The difference between the cult of Washington and that of Lenin, however, was not just that the one was committed to individual rights and the other to totalitarian dictatorship. What really made the difference was that while Washington showed relative indifference to traditional Christianity and seems to have favored its Enlightenment alternative of deism, Lenin was an atheist and intended to create a civilization of atheists. And it was this goal that colored the cultural revolution that gave rise to his posthumous cult. Continue reading

“Lenin Lives!”

It was one thing to kill Russia’s Christians, and another to destroy Russian Christendom.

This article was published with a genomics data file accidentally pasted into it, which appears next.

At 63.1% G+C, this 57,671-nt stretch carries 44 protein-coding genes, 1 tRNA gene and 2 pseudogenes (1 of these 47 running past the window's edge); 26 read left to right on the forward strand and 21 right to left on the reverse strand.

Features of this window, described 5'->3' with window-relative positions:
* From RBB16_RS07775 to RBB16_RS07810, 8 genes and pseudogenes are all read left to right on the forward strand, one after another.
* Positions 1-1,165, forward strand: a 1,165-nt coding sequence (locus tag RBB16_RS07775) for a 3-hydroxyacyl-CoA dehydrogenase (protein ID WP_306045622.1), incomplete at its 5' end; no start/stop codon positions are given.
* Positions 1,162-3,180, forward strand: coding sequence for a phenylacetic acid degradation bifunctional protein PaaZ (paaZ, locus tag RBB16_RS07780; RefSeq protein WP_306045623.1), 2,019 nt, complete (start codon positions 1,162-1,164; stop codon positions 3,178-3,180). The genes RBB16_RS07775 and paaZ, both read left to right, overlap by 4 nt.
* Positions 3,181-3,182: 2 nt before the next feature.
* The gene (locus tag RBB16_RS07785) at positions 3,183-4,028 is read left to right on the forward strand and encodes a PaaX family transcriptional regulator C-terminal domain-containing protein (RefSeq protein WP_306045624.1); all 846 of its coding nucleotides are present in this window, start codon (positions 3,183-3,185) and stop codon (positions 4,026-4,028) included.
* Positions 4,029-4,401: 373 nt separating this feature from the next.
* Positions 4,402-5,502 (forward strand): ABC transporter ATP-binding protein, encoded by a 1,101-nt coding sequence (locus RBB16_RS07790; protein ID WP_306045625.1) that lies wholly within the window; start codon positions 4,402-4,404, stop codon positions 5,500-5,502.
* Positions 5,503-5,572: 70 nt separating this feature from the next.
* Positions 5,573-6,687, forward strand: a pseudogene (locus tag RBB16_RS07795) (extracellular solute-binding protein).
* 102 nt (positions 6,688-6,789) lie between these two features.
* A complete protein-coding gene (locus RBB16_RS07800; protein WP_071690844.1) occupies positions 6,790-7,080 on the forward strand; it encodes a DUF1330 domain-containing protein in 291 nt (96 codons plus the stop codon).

In a certain sense, of course, the elimination of Christians would achieve this end. In addition to Orthodox lay people such as the New Martyr Daria (whose execution I recounted in my previous post), most of the clergy was killed off or consigned to places such as Solovetsky Monastery, which was converted to a kind of clerical death camp.

Prisoner at Solovetsky Monastery

Prisoners at Solovetsky Monastery

Of some fifty thousand parish priests in 1917, only about five thousand existed two decades later. The bishops faced even greater odds against survival.

Without a body of the faithful or the clergy to lead them, the Communists reasoned, Christendom would wither and disappear. But they could not wait for that. They had seized power in the name of an entirely new and post-Christian civilization and intended to usher in its supporting culture as quickly as possible. They were men in a hurry.